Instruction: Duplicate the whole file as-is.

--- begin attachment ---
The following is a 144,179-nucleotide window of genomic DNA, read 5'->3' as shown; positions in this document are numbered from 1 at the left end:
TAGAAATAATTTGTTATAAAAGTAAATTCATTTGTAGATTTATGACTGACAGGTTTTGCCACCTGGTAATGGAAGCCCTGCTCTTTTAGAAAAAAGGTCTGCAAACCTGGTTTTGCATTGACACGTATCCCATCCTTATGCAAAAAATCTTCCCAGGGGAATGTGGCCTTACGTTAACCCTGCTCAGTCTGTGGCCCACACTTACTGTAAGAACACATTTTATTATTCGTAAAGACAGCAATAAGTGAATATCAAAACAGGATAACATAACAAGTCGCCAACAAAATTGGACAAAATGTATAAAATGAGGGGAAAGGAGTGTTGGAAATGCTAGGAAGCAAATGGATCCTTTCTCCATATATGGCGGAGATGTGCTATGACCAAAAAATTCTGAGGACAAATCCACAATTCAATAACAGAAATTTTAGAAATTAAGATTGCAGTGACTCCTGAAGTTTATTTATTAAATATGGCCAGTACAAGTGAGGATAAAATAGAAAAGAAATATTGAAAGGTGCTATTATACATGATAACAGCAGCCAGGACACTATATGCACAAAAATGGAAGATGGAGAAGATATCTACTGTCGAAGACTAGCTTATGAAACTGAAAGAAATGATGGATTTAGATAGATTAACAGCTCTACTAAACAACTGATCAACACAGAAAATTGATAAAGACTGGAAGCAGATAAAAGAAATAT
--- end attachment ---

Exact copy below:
The following is a 144,179-nucleotide window of genomic DNA, read 5'->3' as shown; positions in this document are numbered from 1 at the left end:
TAGAAATAATTTGTTATAAAAGTAAATTCATTTGTAGATTTATGACTGACAGGTTTTGCCACCTGGTAATGGAAGCCCTGCTCTTTTAGAAAAAAGGTCTGCAAACCTGGTTTTGCATTGACACGTATCCCATCCTTATGCAAAAAATCTTCCCAGGGGAATGTGGCCTTACGTTAACCCTGCTCAGTCTGTGGCCCACACTTACTGTAAGAACACATTTTATTATTCGTAAAGACAGCAATAAGTGAATATCAAAACAGGATAACATAACAAGTCGCCAACAAAATTGGACAAAATGTATAAAATGAGGGGAAAGGAGTGTTGGAAATGCTAGGAAGCAAATGGATCCTTTCTCCATATATGGCGGAGATGTGCTATGACCAAAAAATTCTGAGGACAAATCCACAATTCAATAACAGAAATTTTAGAAATTAAGATTGCAGTGACTCCTGAAGTTTATTTATTAAATATGGCCAGTACAAGTGAGGATAAAATAGAAAAGAAATATTGAAAGGTGCTATTATACATGATAACAGCAGCCAGGACACTATATGCACAAAAATGGAAGATGGAGAAGATATCTACTGTCGAAGACTAGCTTATGAAACTGAAAGAAATGATGGATTTAGATAGATTAACAGCTCTACTAAACAACTGATCAACACAGAAAATTGATAAAGACTGGAAGCAGATAAAAGAAATAT